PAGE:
Surfboard maker rides wave of appeal
“Korea’s sea waves are relatively low,” he says, “so the surfboard rocker needs to be nearly straight.”
A surfboard’s rocker is essentially the bottom of the board. It can have varying degrees of curvature and is generally considered the most important part.
The 38-year-old Park is currently the head of True Park Studio, which produces surfboards and art projects, including traditional Korean art.
“I drew the portrait on hanji for two days and I carved it onto the surfboard,” Park said. “It’s actually common to use a kind of hanji called logo paper to carve patterns onto surfboards.”
Park, who studied art in the United States, started making surfboards in 2008.
“I saw someone surfing for the first time at a beach in California when I was studying abroad,” he said. “I was studying sculpture and so I was naturally led to the beauty of the streamlined surfboard.”
But surfing was not widely known to Koreans then, so it wasn’t easy to collect basic materials to design a surfboard.
“I learned how to make surfboards myself by going through foreign websites and books,” Park said. “Surfers started to recognize me when I began uploading information I collected on the internet.”
Park makes his surfboards entirely by hand. He begins by shaping Styrofoam embedded with wood frames, then coats the board with glass fiber. The process takes about 20 days.
Last year there were rarely any orders, but a new surfing boom is sweeping the nation and Park is now manufacturing five types of customized surfboards.
“People can choose customized surfboards that best fit their style while paying only about half the cost of an imported board,” said Park, whose surfboards cost around a million won ($881).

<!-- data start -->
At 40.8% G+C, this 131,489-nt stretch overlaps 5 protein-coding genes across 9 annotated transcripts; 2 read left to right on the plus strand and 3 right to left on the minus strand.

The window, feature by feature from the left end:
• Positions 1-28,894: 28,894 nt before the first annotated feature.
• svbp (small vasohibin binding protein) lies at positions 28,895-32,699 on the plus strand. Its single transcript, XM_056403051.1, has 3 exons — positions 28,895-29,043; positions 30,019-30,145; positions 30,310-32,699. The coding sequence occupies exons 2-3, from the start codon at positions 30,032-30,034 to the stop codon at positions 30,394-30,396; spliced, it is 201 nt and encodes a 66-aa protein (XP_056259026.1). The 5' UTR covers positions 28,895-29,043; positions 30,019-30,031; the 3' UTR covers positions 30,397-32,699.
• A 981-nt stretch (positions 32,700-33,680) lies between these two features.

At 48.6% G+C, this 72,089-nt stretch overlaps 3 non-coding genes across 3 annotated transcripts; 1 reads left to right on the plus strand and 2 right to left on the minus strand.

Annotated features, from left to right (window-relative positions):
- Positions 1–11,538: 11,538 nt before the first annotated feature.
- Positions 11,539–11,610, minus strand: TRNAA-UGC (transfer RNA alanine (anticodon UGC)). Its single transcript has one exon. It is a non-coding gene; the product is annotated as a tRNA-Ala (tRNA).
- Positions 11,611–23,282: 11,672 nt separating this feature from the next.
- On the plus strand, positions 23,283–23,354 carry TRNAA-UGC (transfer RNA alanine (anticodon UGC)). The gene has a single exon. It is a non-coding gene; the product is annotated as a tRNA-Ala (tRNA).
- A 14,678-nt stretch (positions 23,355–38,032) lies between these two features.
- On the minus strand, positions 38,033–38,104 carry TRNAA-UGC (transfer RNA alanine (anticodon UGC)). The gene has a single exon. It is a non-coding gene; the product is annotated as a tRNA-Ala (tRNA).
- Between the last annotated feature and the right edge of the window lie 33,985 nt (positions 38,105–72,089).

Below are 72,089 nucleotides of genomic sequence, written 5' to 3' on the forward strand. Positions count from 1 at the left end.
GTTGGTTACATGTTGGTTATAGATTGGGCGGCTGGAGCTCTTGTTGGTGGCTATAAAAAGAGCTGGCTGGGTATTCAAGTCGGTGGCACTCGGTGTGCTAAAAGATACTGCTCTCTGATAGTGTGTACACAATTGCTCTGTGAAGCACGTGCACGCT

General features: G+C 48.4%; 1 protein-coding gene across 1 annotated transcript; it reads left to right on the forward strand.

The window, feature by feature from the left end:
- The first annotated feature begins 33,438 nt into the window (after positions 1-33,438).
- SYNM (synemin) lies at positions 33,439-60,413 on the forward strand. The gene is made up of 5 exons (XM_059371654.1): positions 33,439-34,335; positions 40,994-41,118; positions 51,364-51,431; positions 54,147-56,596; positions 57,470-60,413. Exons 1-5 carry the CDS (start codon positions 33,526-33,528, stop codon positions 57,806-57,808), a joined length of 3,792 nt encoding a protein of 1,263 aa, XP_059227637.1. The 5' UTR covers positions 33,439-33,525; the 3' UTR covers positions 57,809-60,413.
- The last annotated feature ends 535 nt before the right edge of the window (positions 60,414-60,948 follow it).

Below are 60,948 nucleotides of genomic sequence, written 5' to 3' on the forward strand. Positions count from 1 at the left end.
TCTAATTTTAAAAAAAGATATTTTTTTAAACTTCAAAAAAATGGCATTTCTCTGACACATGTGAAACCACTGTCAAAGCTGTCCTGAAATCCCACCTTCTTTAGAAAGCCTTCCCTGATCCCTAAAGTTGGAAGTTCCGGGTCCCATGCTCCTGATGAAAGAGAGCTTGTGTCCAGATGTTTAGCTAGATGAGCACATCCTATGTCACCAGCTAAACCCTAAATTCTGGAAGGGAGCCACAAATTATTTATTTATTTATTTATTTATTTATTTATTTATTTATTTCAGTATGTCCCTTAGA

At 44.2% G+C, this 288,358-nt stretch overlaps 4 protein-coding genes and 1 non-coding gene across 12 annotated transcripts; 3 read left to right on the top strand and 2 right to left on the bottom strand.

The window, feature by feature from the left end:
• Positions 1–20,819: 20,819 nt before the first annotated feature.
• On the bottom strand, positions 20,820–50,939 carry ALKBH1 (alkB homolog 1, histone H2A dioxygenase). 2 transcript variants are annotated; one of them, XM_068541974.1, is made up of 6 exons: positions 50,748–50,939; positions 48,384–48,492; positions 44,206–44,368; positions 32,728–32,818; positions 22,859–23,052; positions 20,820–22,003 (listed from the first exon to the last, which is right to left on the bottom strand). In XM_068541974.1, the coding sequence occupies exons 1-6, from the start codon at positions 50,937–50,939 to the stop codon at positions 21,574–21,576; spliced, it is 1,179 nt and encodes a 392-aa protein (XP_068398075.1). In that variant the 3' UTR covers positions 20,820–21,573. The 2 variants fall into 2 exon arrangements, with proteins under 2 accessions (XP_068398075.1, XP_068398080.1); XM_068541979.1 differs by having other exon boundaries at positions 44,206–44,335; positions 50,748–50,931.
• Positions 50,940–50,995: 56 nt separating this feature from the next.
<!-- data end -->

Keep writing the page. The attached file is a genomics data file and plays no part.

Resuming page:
Park is also pursuing some projects that combine Korean traditional culture and western surfing culture. He has recently been working on a surfboard that can also be used as a gayageum, a Korean zither with twelve strings. He even consulted with a gayageum master at a gayageum museum in Goryeong, North Gyeongsang.
“I was reading through a textbook for oriental arts when I was studying in the U.S. and I found that 350 pages were about China, 90 pages about Japan and only five pages were dedicated to Korean arts,” Park said. “I began working on these pieces with the hope of introducing Korean traditional culture to Westerners using familiar media such as surfboards.”
He added that when the gayageum surfboard is completed next month, he will make a video of someone actually playing the instrument and introduce the clip to the world via YouTube.
When asked why his workroom is located in Gyeongju, North Gyeongsang, rather than near the sea, he said “My father made traditional yeot, Korean taffy, for over 50 years, and I had a big sense of duty that I should take over the family business in my hometown.”
He makes yeot from dawn until morning at a manufacturing facility on the first floor, then moves up to the second floor in the afternoon to work on his surfboards.
“From now on,” he said, “I want to contribute to developing Korea’s own surfing culture.”
BY CHUN KWON-PIL [firstname.lastname@example.org]